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Coca Production Of Coca Plant

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Coca: the Fight to Survive
The Coca plant has been cultivated in the Bolivian Andes since at least the time of the Inca Empire. Its cultivation expanded in the 1980s feeding into the international cocaine market. In response to U.S.-funded attempts to eradicate and fumigate coca crops in the Chapare region of Bolivia, the indigenous organizations that grow the plant joined together to contest the government in what is known as the cocalero movement. Evo Morales, who became president of Bolivia in 2006, is a leader of this movement. The United States’ desire to suppress cultivation of the Coca plant due to its role in making Cocaine does not serve as a suitable rationale of eradicating its production and use as it yields many different kinds of benefits.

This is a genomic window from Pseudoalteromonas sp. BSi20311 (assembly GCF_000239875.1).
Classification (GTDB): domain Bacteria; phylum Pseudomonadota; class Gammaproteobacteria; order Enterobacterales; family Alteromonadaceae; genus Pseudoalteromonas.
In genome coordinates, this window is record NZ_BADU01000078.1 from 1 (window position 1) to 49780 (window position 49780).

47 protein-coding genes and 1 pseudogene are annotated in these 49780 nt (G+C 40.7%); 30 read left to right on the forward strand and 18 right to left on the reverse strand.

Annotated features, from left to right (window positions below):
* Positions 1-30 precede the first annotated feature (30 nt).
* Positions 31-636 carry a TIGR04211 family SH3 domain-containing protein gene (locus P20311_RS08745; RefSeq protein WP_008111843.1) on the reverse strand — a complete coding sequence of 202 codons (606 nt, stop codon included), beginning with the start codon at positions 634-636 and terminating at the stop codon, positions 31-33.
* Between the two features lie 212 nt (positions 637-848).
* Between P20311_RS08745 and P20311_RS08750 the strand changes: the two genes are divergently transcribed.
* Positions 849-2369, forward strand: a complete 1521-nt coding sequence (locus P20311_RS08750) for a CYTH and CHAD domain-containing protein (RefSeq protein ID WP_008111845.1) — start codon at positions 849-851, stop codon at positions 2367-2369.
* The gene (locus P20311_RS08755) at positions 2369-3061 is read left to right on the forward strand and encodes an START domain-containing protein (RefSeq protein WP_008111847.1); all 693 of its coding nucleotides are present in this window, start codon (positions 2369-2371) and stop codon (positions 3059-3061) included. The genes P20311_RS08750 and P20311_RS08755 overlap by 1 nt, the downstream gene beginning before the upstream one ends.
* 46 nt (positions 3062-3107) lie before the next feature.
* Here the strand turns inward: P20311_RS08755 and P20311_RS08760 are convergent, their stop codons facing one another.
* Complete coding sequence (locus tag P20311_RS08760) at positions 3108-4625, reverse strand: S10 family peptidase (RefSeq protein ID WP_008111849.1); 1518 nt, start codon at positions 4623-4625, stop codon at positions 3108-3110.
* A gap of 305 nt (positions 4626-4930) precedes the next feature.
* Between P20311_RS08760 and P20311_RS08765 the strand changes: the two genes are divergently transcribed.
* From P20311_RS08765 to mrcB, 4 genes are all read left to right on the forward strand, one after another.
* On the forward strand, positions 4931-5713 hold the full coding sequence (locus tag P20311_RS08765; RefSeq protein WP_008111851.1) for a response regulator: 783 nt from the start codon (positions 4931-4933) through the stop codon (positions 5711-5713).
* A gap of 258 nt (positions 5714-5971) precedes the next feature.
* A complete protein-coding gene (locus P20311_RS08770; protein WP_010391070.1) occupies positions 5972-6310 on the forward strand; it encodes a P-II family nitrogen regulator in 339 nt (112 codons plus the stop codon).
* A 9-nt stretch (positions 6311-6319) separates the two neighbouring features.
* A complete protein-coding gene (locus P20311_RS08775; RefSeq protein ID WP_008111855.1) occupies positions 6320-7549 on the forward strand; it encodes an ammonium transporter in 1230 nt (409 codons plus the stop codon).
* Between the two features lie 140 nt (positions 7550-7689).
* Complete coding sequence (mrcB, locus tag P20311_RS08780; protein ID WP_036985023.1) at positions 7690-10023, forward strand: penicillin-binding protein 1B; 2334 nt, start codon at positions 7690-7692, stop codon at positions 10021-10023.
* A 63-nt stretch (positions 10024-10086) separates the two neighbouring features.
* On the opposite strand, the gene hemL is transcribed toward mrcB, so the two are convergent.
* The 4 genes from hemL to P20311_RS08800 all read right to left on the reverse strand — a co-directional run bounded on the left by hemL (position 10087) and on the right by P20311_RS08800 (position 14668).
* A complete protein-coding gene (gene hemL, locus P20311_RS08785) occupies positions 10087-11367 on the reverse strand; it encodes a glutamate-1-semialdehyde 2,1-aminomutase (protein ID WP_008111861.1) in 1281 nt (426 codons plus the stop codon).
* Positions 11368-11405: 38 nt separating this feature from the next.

The production of the coca plant is vital for the role it plays in creating cocaine, but the effects of recreational cocaine use and coca plant use are too different to eradicate the plant altogether. According to the National Institute of Drug Abuse, Cocaine is a powerfully addictive stimulant drug that produces short-term euphoria, energy, and talkativeness. In addition, its use can cause potentially dangerous physical effects like raising heart rate and blood pressure (“Drug Facts: Cocaine”). It goes on to say that in order to sustain their high, people who use cocaine often use the drug in a binge pattern—taking the drug repeatedly within a relatively short period of time, at increasingly higher doses. “This practice can
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